Commissioning Affidavits

Commissioner of Oaths or Commissioning of legal documents is another service provided by the Town of Erin Administrative Staff.

The Administrative Office Staff at the Town of Erin can help you with legal documents that require signing before a Commissioner for Taking Oaths. The Clerk, Tax Administrator and Mayor are Commissioners of Oath for the Town of Erin. There is a charge for this service as of January 1, 2016. Please call (519) 855-4407 or toll free to 1-877-818-2888 to confirm that a Commissioner is available at the office.

We are not Notary Publics.

What is a Commissioner of Oaths?

A Commissioner of Oaths is an individual who is authorized by law to administer oaths and solemn affirmations including affidavits and statutory declarations. The person swearing or affirming the oath is called a deponent.

Some documents, such as affidavits and statutory declarations, require that a Commissioner of Oaths administer an oath to the deponent. A Commissioner of Oaths will verify the identity of the deponent, satisfy himself or herself of the genuineness of the signature of the deponent and will administer an oath or solemn affirmation.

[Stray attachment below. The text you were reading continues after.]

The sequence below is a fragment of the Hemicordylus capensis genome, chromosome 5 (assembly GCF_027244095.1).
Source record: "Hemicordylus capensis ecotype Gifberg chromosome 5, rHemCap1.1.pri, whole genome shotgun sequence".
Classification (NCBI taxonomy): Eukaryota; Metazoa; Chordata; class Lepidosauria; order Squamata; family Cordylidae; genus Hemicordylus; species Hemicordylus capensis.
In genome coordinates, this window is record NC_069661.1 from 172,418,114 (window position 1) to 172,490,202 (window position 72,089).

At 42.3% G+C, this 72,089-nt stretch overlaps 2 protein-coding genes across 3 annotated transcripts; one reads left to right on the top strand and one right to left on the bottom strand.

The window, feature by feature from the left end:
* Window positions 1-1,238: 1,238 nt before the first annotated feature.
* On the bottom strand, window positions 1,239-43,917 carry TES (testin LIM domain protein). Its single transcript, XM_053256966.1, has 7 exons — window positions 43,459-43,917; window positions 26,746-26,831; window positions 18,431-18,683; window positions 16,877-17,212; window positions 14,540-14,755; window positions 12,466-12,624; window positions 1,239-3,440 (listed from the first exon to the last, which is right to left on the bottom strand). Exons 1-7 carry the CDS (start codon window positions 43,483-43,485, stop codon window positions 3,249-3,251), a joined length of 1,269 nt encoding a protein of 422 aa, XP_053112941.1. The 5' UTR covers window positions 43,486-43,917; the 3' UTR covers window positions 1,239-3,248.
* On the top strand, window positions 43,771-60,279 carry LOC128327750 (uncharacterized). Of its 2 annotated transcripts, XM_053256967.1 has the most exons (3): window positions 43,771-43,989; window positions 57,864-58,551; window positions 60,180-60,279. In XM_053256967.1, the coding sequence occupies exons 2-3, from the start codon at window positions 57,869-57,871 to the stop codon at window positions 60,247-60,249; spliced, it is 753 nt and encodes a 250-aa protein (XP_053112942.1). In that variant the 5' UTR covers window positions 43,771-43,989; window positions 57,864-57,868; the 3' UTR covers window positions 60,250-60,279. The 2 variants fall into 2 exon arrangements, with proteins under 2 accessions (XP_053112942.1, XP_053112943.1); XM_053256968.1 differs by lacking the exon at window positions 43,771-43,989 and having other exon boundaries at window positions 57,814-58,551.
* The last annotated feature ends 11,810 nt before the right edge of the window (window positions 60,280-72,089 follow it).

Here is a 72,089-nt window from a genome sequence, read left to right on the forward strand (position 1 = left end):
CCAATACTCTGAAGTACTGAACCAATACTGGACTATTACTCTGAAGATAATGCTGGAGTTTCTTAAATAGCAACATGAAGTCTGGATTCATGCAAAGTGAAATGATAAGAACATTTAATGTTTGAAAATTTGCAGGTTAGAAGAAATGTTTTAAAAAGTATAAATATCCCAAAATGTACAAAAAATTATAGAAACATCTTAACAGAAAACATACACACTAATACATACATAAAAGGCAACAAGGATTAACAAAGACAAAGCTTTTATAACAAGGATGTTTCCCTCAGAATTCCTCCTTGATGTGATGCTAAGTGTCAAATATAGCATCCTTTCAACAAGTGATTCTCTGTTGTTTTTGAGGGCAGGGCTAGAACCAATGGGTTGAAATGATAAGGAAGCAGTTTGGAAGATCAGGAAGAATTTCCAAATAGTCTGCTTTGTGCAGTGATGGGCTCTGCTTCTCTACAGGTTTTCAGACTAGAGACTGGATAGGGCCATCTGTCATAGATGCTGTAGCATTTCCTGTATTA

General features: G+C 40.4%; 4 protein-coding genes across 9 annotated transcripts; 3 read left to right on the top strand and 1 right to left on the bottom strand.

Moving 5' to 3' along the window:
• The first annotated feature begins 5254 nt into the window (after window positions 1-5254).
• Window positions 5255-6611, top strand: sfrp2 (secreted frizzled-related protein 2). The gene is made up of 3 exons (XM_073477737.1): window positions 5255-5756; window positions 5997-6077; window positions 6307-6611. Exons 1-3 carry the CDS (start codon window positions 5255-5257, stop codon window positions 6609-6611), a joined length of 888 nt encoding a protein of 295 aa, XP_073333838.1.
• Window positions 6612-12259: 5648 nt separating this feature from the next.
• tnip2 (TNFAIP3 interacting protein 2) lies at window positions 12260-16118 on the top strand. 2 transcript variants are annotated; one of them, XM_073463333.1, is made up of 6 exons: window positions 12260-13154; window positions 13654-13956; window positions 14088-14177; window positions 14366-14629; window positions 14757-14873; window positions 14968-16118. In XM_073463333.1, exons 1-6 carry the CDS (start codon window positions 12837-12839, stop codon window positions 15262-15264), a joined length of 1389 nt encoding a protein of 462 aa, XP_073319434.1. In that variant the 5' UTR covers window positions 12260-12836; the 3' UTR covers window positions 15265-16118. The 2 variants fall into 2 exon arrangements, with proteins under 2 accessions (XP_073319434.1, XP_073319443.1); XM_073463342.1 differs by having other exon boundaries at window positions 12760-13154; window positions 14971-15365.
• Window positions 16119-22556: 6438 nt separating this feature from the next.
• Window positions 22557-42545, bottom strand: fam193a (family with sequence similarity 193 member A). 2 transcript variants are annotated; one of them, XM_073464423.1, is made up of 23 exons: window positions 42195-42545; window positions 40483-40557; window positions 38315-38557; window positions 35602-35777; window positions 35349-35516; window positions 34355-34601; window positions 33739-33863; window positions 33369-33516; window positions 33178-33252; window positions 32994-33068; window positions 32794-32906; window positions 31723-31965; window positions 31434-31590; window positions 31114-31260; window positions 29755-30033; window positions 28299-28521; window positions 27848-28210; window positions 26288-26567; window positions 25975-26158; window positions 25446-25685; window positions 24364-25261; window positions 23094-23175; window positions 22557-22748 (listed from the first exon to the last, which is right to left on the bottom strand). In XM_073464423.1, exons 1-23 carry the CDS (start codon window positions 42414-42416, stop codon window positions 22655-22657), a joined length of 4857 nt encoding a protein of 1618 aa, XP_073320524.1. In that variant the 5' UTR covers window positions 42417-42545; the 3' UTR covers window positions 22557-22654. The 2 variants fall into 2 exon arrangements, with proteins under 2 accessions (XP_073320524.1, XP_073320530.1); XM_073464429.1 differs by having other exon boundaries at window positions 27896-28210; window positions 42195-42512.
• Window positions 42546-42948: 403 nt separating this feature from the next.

A Commissioner of Oaths does not certify that the statement being made is true. Rather a Commissioner of Oaths only certifies that an oath has been administered properly and that what you are signing is the truth and you are who you say you are, with proper identification.

Please bring in your completed document to be commissioned but do NOT sign it until the Commissioner is available to witness your signature.

What is the Oath/Statutory Declaration?

If a deponent chooses to swear an oath, the deponent will be asked: "Do you solemnly swear that this is your true affidavit/statutory declaration so help you God?"

An affirmation is used where the deponent, for religious or other reasons, will not swear an oath. In the latter case, the following question is used: "Do you solemnly affirm that this is your true affidavit/statutory declaration?" It is not necessary that the deponent holds a religious book, or raises his/her hand to undertake an oath.